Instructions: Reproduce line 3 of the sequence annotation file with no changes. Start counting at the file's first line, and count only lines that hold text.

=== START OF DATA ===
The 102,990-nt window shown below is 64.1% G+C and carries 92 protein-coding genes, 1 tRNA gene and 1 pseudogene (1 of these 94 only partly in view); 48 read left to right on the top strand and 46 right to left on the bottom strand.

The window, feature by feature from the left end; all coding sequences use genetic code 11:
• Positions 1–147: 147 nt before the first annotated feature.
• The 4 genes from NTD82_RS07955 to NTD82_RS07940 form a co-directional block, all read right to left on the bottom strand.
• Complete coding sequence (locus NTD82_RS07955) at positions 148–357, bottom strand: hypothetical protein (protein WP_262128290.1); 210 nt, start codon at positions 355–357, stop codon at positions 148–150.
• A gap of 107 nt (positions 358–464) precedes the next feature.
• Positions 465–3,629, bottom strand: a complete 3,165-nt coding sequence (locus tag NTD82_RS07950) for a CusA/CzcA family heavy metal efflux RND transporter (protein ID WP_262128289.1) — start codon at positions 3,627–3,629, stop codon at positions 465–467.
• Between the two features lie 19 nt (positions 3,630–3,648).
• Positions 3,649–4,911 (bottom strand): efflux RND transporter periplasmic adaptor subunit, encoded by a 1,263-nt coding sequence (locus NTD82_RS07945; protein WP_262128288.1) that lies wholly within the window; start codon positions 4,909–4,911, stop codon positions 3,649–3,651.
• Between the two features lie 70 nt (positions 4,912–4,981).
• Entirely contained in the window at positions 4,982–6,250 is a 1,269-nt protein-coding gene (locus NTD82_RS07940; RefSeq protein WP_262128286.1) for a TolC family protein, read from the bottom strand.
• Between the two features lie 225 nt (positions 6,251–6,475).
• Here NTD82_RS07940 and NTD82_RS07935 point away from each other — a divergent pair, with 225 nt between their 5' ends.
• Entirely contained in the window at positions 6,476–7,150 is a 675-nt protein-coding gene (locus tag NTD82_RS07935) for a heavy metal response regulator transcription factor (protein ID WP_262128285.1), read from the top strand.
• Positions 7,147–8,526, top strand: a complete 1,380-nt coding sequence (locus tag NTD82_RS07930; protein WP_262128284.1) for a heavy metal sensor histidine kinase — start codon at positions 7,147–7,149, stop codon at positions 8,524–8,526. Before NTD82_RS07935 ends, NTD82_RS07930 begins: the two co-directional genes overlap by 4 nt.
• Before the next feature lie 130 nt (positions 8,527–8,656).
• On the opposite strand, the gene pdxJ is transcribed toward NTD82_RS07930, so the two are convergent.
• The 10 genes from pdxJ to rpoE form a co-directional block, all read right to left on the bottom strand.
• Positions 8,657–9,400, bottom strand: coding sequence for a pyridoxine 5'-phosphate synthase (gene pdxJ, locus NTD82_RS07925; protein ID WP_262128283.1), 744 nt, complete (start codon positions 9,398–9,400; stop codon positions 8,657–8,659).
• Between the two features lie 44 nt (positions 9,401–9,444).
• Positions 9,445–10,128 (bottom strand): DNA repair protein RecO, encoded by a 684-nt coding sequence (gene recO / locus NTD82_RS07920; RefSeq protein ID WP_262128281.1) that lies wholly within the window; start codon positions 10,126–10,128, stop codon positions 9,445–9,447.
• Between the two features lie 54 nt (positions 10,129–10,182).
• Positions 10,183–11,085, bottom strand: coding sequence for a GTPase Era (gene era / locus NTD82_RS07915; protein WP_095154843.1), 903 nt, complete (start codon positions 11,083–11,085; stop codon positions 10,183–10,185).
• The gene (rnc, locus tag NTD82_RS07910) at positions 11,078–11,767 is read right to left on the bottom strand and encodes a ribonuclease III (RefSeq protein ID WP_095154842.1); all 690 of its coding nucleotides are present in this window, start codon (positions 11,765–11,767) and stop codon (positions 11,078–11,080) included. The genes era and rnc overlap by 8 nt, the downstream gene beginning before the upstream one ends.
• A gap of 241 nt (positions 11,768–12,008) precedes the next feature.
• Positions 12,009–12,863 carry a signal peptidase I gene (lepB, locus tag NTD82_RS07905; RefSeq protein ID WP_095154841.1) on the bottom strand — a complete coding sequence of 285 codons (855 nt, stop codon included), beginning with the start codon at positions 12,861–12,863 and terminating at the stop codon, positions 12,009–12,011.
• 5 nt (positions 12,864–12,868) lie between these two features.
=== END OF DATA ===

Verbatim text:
• Positions 1–147: 147 nt before the first annotated feature.